And then, I can barely process this, but I swear to God she said these words ...

"I get it."

Holy crap."

Anonymous said...

Hi Harold,

I'd love to see you pen an open letter to Judith Ursitti and ask her publically how she can work for an organziation who doesn't seem to care at all about the severe end of the spectrum when, indeed, her own son is very severely affected, probably even more affected than most. What drives people like this to keep putting money in the pockets of the vile people that make up Autism Speaks? She, and so many others, walk and run and are nothing but minions of Autism Speaks. It baffles the mind.

Parents need to contact her and others at Autism Speaks and ask them the hard questions.

Judith Ursitti, CPA
Director State Government Affairs Autism Speaks

Greater Boston Area
Government Relations

Anonymous said...

Unfortunately Diary Mom has gotten so much praise from her clueless followers that she is now writing a book which will do nothing but convey even more to the uneducated masses that autism is just spectacular. My hope is someday a parent of a child with severe autism and epilepsy will write a book to show the world what living with this severe disability is really like. Kim Oakley would be great or how about you Harold! Both of you are great writters and have the ability to put forth exactly what others are experiencing.

Ian MacGregor said...

I think it's a natural tendency to write about the good times, when our children are enjoying themselves and we are buoyed by that joy.

I'd rather write about the great weekend my 16 year-old daughter had when her aunt and grand parents came to visit,
than her losing it in the car today and attacking me while I was driving on the freeway.

I'd rather talk about the wonderful help we are getting through Easter Seals, 15 hours of in-home ABA than her attacking and biting a student at her school. The ABA costs us $100 week in co-payments, well worth it.

The state of California requires medical plans to cover autism treatments. Not everyone is pushing our kids aside.

Unknown said...

Ian, talking about the good times our children brings us is a good thing to do for all concerned. It is also necessary to acknowledge the reality of autism disorders. Otherwise we are doing a disservice to our children who suffer from autism disorders. I do not suggest that EVERYONE pushes our children aside. The topic of my post, and several other posts, is Autism Speaks and its actions in pushing aside the intellectually disabled side of the autism spectrum.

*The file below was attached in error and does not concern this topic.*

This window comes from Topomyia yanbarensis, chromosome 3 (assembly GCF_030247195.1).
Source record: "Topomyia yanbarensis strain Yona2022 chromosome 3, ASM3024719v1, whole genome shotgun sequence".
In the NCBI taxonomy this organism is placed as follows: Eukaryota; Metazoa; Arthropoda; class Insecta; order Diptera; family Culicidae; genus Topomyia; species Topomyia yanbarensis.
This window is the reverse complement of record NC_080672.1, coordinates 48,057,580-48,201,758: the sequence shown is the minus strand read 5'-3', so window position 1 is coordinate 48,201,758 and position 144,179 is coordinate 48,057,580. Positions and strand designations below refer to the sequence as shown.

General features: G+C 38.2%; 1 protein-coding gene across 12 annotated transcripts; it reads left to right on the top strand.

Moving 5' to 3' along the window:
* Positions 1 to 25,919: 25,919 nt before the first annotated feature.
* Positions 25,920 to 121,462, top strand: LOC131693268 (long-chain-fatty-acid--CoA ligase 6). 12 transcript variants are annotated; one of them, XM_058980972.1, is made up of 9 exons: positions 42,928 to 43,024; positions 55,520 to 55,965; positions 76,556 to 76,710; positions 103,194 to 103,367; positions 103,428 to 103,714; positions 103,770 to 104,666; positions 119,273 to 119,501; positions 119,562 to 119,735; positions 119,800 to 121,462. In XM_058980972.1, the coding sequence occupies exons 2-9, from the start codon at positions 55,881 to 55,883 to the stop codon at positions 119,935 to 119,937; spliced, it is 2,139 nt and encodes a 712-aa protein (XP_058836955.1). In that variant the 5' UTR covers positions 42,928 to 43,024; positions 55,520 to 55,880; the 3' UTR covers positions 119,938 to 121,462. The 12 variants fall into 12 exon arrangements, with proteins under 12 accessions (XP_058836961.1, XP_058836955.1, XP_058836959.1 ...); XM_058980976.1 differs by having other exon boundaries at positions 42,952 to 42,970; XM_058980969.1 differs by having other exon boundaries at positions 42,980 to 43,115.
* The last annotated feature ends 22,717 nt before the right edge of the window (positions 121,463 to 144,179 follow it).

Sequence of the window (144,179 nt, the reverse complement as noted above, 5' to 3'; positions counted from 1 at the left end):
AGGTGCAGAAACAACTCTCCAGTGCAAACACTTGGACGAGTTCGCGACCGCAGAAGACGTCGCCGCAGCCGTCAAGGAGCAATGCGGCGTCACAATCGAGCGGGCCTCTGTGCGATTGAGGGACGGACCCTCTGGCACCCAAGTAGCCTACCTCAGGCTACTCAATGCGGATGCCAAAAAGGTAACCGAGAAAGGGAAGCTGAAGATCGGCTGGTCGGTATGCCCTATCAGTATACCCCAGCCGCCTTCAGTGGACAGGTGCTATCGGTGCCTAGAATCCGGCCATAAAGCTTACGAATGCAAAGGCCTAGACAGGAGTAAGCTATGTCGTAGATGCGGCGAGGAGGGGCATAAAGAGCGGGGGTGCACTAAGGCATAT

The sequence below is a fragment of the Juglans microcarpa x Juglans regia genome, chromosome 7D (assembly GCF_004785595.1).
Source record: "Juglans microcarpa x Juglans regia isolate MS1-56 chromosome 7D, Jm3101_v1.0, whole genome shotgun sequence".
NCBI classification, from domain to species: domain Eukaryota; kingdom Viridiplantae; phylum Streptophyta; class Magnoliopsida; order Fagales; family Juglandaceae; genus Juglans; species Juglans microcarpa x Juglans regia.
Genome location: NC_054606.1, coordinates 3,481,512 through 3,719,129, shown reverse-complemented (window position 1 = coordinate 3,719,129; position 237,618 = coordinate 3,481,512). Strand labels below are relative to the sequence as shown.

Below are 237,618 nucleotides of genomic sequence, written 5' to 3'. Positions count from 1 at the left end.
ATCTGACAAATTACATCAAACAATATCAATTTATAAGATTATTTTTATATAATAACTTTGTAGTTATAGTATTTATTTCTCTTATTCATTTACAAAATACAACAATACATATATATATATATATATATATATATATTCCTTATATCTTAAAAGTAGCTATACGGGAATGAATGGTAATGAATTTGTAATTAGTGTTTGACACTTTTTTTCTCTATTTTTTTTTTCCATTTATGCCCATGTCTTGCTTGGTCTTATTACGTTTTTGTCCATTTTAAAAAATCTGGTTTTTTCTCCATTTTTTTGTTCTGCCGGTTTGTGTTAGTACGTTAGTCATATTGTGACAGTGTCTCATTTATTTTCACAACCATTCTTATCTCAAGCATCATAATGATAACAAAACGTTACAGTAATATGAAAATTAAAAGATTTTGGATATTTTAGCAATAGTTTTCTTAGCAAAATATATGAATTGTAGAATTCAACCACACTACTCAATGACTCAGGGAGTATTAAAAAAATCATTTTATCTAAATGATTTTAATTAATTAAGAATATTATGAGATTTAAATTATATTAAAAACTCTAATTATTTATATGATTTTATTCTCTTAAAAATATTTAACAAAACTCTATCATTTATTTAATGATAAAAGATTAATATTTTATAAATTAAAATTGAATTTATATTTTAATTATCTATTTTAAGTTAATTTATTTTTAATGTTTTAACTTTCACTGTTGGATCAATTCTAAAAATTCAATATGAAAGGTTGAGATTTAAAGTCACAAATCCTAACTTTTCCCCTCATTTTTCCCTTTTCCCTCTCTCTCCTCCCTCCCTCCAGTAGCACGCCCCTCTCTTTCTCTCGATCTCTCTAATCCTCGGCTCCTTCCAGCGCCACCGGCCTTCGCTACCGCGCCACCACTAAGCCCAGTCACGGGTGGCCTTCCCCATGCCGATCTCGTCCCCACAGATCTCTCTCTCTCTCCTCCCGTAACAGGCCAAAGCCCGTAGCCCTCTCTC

Anonymous said...

@Ian, I have no problem with people sharing positive stories, experiences and the progress of their children on the spectrum. Of course this is wonderful. What I have a real problem with are the parents who post on a daily basis that there is absolutely nothing wrong with autism and their children. That is, quite frankly, ignorance and denial at it's worst. Should the seizures also be celebrated? How about the awful mitochondrial dysfunction many have that make them so ill? What about the extreme self stimulatory behavior that interferes with their learning day in and day out? I hate to be blunt to these parents but their children are brain damaged and believing this is perfectly ok and should celebrated is sickening.

Additionally, Autism Speaks has not helped whatsoever in helping to find any sort of solution and it has become very apparent that they are simply a money making organization who does little in the end for the children. The ridiuclous people who walk and raise money for them are nothing but sheep.

Ian MacGregor said...

My apologies Harold, I totally agree we need to give the entire picture of Autism. I think it is in our nature as parents to write more about the good times than the bad .I notice more posts of your good times with Connor walking along the St. John than the problems you no doubt face daily.

We have struggled to find services for her, and often found the service did not cater to the most severely affected, or was very much outside our budget. The agency which is supposed to help in this regard, the regional center, has been next to worthless.

Easter Seals is a major change from the norm, a ray of hope for her and us her parents.

Astrid said...

While it's good that research is being done on meds that treat some of the core s ymptoms of autism, I don't think it's a good idea to exclude autistics with intellectual disability from research. It's not like they don't have the core autism symptoms (well, some don't because they're too severely ID to exhibit certain symptoms). By the way, hav yeou been able to look into what these core symptosm they're wanting to treat are? Do they mean stuff like social witdhrawal and insistence on sameness, or do they more fouc son sensory processing issues?

Unknown said...

I'll still say that Autism Speaks has done the back-breaking work to help many children with autism, from all over the spectrum, which is why their good advocates, such as Judith also represent all of the spectrum.

However, regarding this program, I'll also say that it's a vain attempt, born of a simplistic faith in the medical model of diagnosis, which is really just a veil for discrimination.

Eric Larsson, PhD, BCBA-D